PhRMA Intern! scans the crowd and their baggage with her X-ray vision. Almost immediately she spots vials of little blue pills in the checked bag of a pudgy, middle-aged man. "No exactly a senior citizen," notes PhRMA Intern!, "but close enough for me!"

PhRMA Intern!
grabs Mr. Pudgy and immediately detains him and forces him to wear a prototypical terrorist orange jumpsuit. She is surprised, however, by counsel representing Mr. Pudgy...

Yikes! It's
Senor Counsel, PhRMA Intern!'s nemesis! Senor Counsel reminds PhRMA Intern! that when it comes to smuggling contraband Rx drugs into the US, not all citizens are equal.

Also, she realizes that her navigation system may be faulty. "This doesn't look like Canada to me," she says.

How to Keep Up with PhRMA Intern!
To keep up with the Further Adventures of PhRMA Intern, subscribe below.

Enter your Email Address

More Adventures of PhRMA Intern! are located HERE.

Do you want more or less of PhRMA Intern!
Yes, please continue!
No, I've had my fill of PhRMA Intern!
Yes, but bring more villians into it!
Whatever! You may be going too far!
Free polls from


  1. Anonymous10:47 AM

    John: Maybe it is time to seriously consider allowing the personal importation of drugs from Canada (or India, China, or wherever else they come from) . . . . with one caveat.

    All elected officials who vote in favor of this high risk scheme, must submit their resignation in advance, to be triggered by the first confirmed poisoning of Americans by imported prescrip-tion drugs.

    We can't preach drug safety out of one side of our mouths, and open importation out of the other, without the means to assure the safety of the imported drugs, which it appears is too costly, or politically unfeasible.

    The political posturing by the Robin Hoods of Congress should be exposed for what it is: vote buying by demagoguery. Bringing the pharmaceutical industry down will not fix the healthcare financing problem that we have in the U.S..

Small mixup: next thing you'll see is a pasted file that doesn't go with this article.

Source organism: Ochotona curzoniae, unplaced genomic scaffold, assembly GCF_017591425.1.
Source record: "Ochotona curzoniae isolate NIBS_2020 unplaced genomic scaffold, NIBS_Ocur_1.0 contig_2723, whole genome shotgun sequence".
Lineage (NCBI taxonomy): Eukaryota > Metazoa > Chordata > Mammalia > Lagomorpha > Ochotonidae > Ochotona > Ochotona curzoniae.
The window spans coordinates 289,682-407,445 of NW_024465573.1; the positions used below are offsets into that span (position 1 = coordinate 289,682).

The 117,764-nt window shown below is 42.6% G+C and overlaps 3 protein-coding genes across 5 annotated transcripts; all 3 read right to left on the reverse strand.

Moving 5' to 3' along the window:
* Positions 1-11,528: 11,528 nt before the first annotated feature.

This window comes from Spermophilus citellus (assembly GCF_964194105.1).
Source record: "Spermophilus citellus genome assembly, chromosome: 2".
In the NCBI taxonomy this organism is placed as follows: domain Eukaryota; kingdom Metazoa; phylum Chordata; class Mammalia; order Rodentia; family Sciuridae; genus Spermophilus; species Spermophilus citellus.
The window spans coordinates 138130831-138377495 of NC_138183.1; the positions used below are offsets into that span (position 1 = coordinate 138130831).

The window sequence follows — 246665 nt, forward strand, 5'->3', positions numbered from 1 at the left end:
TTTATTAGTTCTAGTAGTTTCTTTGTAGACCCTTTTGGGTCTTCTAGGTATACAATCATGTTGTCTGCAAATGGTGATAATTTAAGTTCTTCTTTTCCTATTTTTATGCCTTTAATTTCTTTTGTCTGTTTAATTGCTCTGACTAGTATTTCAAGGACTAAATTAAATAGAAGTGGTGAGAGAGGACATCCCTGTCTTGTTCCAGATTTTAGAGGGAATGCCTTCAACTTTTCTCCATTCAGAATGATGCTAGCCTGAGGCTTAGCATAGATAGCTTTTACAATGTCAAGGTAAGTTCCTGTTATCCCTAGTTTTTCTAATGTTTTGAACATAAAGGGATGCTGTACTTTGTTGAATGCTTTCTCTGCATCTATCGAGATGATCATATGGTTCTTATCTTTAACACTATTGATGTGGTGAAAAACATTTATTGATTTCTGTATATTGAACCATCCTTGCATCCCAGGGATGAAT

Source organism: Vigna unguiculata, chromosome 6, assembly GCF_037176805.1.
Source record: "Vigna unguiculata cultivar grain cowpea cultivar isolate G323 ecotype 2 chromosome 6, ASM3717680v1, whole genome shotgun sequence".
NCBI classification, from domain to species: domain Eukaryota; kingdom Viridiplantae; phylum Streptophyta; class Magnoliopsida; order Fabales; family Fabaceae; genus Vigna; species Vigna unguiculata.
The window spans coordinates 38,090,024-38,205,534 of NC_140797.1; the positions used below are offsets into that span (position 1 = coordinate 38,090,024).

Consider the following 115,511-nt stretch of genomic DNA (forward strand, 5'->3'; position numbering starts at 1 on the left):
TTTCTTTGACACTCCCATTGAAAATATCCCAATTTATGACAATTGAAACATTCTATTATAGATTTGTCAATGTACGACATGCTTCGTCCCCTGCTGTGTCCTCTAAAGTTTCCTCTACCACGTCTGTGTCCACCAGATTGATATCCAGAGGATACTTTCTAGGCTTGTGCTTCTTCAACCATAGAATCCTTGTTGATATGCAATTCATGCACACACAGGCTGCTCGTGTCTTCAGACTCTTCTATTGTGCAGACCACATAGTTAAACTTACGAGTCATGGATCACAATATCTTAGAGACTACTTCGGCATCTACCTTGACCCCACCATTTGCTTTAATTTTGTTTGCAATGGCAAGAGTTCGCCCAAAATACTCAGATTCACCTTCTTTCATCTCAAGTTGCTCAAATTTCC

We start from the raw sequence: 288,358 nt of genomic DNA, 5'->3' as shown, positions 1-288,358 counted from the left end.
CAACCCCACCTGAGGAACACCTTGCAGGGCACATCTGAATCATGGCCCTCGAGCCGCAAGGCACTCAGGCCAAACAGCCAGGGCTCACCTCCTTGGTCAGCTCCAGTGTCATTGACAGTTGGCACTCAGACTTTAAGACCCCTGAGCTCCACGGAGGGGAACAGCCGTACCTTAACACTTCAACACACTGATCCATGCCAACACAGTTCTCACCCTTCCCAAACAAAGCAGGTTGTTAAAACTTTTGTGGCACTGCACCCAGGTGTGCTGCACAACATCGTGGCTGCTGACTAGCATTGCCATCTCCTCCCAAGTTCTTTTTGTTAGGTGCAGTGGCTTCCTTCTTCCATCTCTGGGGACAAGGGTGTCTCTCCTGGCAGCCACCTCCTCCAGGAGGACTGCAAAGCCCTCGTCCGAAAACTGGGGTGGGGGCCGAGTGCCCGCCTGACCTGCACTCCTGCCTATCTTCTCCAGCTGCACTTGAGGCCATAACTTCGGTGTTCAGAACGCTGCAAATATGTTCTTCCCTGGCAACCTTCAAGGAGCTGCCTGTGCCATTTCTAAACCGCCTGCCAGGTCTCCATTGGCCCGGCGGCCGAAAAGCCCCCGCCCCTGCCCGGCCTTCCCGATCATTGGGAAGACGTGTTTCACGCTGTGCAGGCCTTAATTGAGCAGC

The liberal democracies of Europe haven't been able to make it work without a two-tier system, and we (the American public)seem unable to reach a consensus on what constitutes "an equitable system" and one in which everyone is treated "equally."

  2. Harry,

    As always, I appreciate your point of view.

    I wouldn't want to say that imported drugs are safe. However, I do find it offensive when the terrorist card is played to scare the public and win votes. That is unacceptable to me. It is much more likely that makeshift laboratories run by profit-seeking counterfeiters are much more likely sources of poisoned drugs. I think I have seen photos of these "labs" -- even maybe on PhRMA's site. This, to me, was a much more convincing argument about the dnager of unregulated imports. Every PhRMA PR piece should include one of these photos. Politicians should be encouraged to refer to these rather than to terrorists -- and they should stop giving terrorists ideas! And commissioning books about it!

  3. Just because an issue favors pharmaceutical manufacturers doesn't mean that it's wrong.

    I agree that Senator Gregg's comments were a bit over the top. But there have been serious public health risks associated with the secondary market right here in the good ol' US of A. We don't need to import more trouble.

    Read Katherine Eban's Dangerous Doses (, an excellent piece of investigative journalism about the secondary wholesalers in Florida. The FL situation was so egregious that it led to an overly draconian pedigree law, was recently corrected by Gov. Bush. (For those who care, details on my blog:

    Question for John: In your first post, the Intern was named "Emily M. Johnson." Is Ms. Jameson a real person? If so, have you heard from her (or PhRMA)?

  4. Ms. Jameson is not a real peson. Any resemblance between Emily Jameson and a real living or dead person is purely coincidental.

    Emily M. Johnson may or may not be a real person. She provided no job title, no telephone number and did not return my phone calls. I suspect that she is an alias for Ken Johnson, Senior VP at PhRMA.

  5. Anonymous8:52 AM

    Demagoguery of the left, demagoguery of the right. Playing the terrorist card to get votes is demagoguery. It appeals to irrational fears. Although apparently the real word is "demagogy".


Related Posts Plugin for WordPress, Blogger...